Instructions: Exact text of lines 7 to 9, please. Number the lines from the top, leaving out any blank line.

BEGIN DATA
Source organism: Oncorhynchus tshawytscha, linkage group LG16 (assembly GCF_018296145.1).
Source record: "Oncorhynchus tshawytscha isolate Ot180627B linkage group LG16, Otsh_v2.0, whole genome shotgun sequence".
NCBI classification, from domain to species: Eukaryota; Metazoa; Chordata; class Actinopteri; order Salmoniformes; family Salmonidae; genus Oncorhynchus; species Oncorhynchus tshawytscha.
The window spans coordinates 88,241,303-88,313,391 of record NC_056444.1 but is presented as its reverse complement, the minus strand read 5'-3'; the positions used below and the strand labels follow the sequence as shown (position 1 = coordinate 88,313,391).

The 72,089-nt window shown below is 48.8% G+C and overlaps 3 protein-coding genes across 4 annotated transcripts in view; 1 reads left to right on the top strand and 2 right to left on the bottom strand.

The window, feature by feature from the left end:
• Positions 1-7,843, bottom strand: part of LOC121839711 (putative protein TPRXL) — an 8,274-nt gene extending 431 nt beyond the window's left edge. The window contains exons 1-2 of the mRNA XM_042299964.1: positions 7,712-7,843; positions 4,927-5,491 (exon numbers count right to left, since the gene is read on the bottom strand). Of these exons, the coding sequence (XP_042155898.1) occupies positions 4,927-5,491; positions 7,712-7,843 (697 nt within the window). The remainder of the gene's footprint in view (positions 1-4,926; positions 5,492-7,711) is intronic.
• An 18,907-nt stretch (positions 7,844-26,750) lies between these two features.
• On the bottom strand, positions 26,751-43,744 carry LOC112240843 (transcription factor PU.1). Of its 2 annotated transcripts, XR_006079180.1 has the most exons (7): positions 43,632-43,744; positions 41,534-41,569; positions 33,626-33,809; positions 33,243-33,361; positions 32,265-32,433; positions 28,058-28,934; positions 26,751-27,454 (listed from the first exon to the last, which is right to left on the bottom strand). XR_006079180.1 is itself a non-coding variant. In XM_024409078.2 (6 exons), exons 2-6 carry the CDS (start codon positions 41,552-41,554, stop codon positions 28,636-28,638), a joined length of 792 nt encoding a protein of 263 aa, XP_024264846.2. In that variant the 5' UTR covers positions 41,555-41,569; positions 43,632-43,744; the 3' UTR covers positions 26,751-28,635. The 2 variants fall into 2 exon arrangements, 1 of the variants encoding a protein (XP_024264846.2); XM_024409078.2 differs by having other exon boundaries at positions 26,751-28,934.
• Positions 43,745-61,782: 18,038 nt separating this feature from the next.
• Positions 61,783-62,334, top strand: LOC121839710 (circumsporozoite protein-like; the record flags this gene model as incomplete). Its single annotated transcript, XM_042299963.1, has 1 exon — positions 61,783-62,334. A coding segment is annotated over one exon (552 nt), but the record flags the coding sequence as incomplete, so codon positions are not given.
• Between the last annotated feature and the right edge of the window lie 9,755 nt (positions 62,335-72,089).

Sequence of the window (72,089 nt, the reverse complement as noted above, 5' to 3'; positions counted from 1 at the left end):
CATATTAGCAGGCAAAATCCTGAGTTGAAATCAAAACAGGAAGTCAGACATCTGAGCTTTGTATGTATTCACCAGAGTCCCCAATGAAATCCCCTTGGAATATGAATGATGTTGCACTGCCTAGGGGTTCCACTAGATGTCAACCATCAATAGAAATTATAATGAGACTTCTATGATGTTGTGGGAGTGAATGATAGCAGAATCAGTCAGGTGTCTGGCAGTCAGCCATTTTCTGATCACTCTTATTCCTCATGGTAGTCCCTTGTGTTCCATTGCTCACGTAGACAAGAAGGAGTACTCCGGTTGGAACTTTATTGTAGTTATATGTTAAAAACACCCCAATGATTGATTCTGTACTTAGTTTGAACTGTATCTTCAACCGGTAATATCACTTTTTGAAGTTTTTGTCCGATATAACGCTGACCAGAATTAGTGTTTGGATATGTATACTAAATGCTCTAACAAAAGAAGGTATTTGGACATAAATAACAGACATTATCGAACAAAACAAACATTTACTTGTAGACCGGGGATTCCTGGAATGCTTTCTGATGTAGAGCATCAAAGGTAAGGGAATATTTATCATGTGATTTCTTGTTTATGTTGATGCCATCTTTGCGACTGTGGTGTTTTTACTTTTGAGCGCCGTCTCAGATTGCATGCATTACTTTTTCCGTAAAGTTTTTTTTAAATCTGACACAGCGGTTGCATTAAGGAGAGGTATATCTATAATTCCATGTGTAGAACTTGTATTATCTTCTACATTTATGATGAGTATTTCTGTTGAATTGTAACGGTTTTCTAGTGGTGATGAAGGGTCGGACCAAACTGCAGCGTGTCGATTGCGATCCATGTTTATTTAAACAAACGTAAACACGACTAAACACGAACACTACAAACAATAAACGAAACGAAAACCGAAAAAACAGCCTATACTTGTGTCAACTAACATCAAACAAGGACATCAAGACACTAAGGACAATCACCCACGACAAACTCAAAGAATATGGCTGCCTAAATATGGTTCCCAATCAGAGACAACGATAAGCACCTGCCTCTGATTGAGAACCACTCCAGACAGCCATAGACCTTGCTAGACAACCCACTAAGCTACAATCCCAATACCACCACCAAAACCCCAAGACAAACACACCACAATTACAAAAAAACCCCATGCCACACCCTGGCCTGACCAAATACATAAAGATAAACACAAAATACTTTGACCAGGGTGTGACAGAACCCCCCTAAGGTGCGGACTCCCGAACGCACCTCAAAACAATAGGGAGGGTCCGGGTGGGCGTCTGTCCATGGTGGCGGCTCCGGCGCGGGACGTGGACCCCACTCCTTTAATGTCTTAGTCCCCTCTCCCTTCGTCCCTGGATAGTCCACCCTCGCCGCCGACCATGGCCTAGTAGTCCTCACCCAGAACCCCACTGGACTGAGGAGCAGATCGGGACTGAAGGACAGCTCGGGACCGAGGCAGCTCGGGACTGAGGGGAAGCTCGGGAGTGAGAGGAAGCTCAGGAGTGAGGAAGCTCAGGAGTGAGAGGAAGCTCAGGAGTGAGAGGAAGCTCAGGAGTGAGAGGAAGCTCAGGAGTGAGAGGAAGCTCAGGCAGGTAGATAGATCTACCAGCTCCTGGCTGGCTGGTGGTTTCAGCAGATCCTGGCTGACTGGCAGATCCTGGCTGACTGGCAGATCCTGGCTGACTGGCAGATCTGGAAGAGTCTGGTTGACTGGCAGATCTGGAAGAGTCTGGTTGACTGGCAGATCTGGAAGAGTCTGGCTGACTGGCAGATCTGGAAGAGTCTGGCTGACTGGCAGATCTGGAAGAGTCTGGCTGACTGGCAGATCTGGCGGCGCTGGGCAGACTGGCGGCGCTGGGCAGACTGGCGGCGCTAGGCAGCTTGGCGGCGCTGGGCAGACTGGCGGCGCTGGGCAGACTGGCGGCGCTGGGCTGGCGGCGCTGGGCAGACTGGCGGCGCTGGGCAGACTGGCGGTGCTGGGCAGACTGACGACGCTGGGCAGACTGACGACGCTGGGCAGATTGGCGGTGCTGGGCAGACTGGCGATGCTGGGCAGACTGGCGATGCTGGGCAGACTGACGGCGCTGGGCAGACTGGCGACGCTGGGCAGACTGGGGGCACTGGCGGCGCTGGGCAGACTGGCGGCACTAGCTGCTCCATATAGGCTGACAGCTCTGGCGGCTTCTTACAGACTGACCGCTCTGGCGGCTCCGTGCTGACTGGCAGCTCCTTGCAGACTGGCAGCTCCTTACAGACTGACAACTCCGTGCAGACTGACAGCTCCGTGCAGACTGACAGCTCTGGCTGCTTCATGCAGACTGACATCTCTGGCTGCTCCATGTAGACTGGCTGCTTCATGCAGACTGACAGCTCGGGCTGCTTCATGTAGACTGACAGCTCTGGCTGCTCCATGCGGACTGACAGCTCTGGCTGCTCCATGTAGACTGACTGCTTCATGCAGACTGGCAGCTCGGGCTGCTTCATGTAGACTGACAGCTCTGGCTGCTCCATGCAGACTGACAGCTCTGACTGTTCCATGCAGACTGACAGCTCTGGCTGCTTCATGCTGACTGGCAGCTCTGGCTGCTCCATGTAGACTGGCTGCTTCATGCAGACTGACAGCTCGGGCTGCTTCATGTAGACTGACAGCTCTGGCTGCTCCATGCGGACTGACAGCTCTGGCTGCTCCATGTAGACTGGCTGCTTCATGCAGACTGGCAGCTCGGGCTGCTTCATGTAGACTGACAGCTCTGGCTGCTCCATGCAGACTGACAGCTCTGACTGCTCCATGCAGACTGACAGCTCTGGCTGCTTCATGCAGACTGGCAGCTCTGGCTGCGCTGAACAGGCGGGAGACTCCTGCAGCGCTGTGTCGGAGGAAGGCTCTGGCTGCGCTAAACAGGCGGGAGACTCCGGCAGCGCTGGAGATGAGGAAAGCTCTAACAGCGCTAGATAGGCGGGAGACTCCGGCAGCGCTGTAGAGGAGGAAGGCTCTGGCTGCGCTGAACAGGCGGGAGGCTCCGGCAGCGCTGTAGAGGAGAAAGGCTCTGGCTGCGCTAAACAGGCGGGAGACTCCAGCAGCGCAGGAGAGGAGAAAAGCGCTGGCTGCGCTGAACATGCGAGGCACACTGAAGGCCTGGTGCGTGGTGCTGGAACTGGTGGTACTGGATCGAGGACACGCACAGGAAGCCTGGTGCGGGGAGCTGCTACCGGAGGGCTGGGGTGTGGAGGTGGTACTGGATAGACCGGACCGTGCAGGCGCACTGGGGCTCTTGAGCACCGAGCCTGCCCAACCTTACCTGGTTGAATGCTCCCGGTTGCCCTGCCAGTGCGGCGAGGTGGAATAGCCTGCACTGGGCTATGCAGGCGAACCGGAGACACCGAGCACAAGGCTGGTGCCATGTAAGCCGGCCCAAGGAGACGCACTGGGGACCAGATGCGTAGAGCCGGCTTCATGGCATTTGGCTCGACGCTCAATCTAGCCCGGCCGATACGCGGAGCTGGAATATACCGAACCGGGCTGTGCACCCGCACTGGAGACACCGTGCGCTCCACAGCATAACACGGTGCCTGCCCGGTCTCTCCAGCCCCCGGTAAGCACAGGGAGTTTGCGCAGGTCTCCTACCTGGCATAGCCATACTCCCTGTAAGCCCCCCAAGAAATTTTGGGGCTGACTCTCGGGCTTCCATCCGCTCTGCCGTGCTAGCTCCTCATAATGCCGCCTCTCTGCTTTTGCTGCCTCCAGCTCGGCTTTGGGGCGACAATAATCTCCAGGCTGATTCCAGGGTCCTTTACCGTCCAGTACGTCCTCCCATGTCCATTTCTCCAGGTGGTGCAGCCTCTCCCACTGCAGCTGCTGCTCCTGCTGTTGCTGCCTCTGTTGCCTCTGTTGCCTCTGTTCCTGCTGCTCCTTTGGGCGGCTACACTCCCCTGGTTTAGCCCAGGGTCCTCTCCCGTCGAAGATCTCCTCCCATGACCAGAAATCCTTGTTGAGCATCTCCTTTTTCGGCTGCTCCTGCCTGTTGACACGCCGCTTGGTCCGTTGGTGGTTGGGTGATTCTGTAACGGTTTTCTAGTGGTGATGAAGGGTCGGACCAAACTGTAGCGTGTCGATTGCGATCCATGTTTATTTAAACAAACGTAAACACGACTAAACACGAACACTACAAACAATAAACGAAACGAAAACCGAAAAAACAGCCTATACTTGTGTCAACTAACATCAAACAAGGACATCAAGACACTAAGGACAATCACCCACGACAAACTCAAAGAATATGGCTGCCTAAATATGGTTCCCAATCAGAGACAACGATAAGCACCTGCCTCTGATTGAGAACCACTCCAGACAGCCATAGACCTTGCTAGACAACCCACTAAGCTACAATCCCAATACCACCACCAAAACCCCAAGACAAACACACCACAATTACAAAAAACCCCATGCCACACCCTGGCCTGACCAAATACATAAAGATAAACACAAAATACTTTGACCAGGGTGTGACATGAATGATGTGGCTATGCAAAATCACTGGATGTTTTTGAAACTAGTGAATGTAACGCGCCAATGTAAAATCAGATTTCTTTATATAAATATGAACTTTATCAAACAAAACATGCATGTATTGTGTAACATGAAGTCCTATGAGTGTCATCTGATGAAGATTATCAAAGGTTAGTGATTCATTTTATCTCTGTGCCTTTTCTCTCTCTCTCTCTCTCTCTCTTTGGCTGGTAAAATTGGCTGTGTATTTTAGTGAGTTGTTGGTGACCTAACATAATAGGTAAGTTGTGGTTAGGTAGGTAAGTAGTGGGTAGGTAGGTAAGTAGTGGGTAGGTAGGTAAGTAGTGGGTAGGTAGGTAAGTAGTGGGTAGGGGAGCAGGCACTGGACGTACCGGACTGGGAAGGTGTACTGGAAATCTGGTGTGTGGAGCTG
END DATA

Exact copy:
• Positions 1-7,843, bottom strand: part of LOC121839711 (putative protein TPRXL) — an 8,274-nt gene extending 431 nt beyond the window's left edge. The window contains exons 1-2 of the mRNA XM_042299964.1: positions 7,712-7,843; positions 4,927-5,491 (exon numbers count right to left, since the gene is read on the bottom strand). Of these exons, the coding sequence (XP_042155898.1) occupies positions 4,927-5,491; positions 7,712-7,843 (697 nt within the window). The remainder of the gene's footprint in view (positions 1-4,926; positions 5,492-7,711) is intronic.
• An 18,907-nt stretch (positions 7,844-26,750) lies between these two features.
• On the bottom strand, positions 26,751-43,744 carry LOC112240843 (transcription factor PU.1). Of its 2 annotated transcripts, XR_006079180.1 has the most exons (7): positions 43,632-43,744; positions 41,534-41,569; positions 33,626-33,809; positions 33,243-33,361; positions 32,265-32,433; positions 28,058-28,934; positions 26,751-27,454 (listed from the first exon to the last, which is right to left on the bottom strand). XR_006079180.1 is itself a non-coding variant. In XM_024409078.2 (6 exons), exons 2-6 carry the CDS (start codon positions 41,552-41,554, stop codon positions 28,636-28,638), a joined length of 792 nt encoding a protein of 263 aa, XP_024264846.2. In that variant the 5' UTR covers positions 41,555-41,569; positions 43,632-43,744; the 3' UTR covers positions 26,751-28,635. The 2 variants fall into 2 exon arrangements, 1 of the variants encoding a protein (XP_024264846.2); XM_024409078.2 differs by having other exon boundaries at positions 26,751-28,934.